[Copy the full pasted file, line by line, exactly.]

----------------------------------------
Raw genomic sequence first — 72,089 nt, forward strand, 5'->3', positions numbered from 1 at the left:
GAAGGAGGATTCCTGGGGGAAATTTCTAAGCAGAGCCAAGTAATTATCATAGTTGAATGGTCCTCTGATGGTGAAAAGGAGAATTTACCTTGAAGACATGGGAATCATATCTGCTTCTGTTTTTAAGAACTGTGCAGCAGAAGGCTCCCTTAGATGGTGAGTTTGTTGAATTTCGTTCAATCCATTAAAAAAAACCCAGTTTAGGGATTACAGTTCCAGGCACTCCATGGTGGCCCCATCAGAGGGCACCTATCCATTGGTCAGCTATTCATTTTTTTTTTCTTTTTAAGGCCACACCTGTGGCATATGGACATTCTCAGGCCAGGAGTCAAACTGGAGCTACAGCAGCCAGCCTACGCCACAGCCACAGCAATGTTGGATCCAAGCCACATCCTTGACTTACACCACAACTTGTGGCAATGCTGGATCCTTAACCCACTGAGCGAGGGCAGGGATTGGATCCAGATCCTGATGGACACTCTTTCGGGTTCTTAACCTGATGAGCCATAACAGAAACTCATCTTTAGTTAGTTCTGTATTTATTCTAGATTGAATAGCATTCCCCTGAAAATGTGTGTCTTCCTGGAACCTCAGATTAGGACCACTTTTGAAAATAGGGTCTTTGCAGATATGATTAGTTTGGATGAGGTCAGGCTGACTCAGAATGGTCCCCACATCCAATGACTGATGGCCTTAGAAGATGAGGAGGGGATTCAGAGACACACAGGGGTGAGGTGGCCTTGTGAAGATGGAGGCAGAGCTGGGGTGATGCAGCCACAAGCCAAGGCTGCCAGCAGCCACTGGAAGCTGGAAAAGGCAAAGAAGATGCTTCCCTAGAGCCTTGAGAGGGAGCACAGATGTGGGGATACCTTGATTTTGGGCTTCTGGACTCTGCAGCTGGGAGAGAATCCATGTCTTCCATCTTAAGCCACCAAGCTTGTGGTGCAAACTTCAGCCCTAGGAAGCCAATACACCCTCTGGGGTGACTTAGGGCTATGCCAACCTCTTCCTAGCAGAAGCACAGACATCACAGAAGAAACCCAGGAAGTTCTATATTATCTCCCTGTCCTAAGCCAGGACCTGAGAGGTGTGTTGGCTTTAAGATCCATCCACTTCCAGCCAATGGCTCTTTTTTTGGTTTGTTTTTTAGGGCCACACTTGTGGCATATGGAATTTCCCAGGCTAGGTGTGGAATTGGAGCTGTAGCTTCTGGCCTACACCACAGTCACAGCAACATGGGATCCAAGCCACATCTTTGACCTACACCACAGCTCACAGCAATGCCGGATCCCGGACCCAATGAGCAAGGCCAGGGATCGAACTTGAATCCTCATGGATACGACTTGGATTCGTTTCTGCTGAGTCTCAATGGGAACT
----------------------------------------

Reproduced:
Raw genomic sequence first — 72,089 nt, forward strand, 5'->3', positions numbered from 1 at the left:
GAAGGAGGATTCCTGGGGGAAATTTCTAAGCAGAGCCAAGTAATTATCATAGTTGAATGGTCCTCTGATGGTGAAAAGGAGAATTTACCTTGAAGACATGGGAATCATATCTGCTTCTGTTTTTAAGAACTGTGCAGCAGAAGGCTCCCTTAGATGGTGAGTTTGTTGAATTTCGTTCAATCCATTAAAAAAAACCCAGTTTAGGGATTACAGTTCCAGGCACTCCATGGTGGCCCCATCAGAGGGCACCTATCCATTGGTCAGCTATTCATTTTTTTTTTCTTTTTAAGGCCACACCTGTGGCATATGGACATTCTCAGGCCAGGAGTCAAACTGGAGCTACAGCAGCCAGCCTACGCCACAGCCACAGCAATGTTGGATCCAAGCCACATCCTTGACTTACACCACAACTTGTGGCAATGCTGGATCCTTAACCCACTGAGCGAGGGCAGGGATTGGATCCAGATCCTGATGGACACTCTTTCGGGTTCTTAACCTGATGAGCCATAACAGAAACTCATCTTTAGTTAGTTCTGTATTTATTCTAGATTGAATAGCATTCCCCTGAAAATGTGTGTCTTCCTGGAACCTCAGATTAGGACCACTTTTGAAAATAGGGTCTTTGCAGATATGATTAGTTTGGATGAGGTCAGGCTGACTCAGAATGGTCCCCACATCCAATGACTGATGGCCTTAGAAGATGAGGAGGGGATTCAGAGACACACAGGGGTGAGGTGGCCTTGTGAAGATGGAGGCAGAGCTGGGGTGATGCAGCCACAAGCCAAGGCTGCCAGCAGCCACTGGAAGCTGGAAAAGGCAAAGAAGATGCTTCCCTAGAGCCTTGAGAGGGAGCACAGATGTGGGGATACCTTGATTTTGGGCTTCTGGACTCTGCAGCTGGGAGAGAATCCATGTCTTCCATCTTAAGCCACCAAGCTTGTGGTGCAAACTTCAGCCCTAGGAAGCCAATACACCCTCTGGGGTGACTTAGGGCTATGCCAACCTCTTCCTAGCAGAAGCACAGACATCACAGAAGAAACCCAGGAAGTTCTATATTATCTCCCTGTCCTAAGCCAGGACCTGAGAGGTGTGTTGGCTTTAAGATCCATCCACTTCCAGCCAATGGCTCTTTTTTTGGTTTGTTTTTTAGGGCCACACTTGTGGCATATGGAATTTCCCAGGCTAGGTGTGGAATTGGAGCTGTAGCTTCTGGCCTACACCACAGTCACAGCAACATGGGATCCAAGCCACATCTTTGACCTACACCACAGCTCACAGCAATGCCGGATCCCGGACCCAATGAGCAAGGCCAGGGATCGAACTTGAATCCTCATGGATACGACTTGGATTCGTTTCTGCTGAGTCTCAATGGGAACT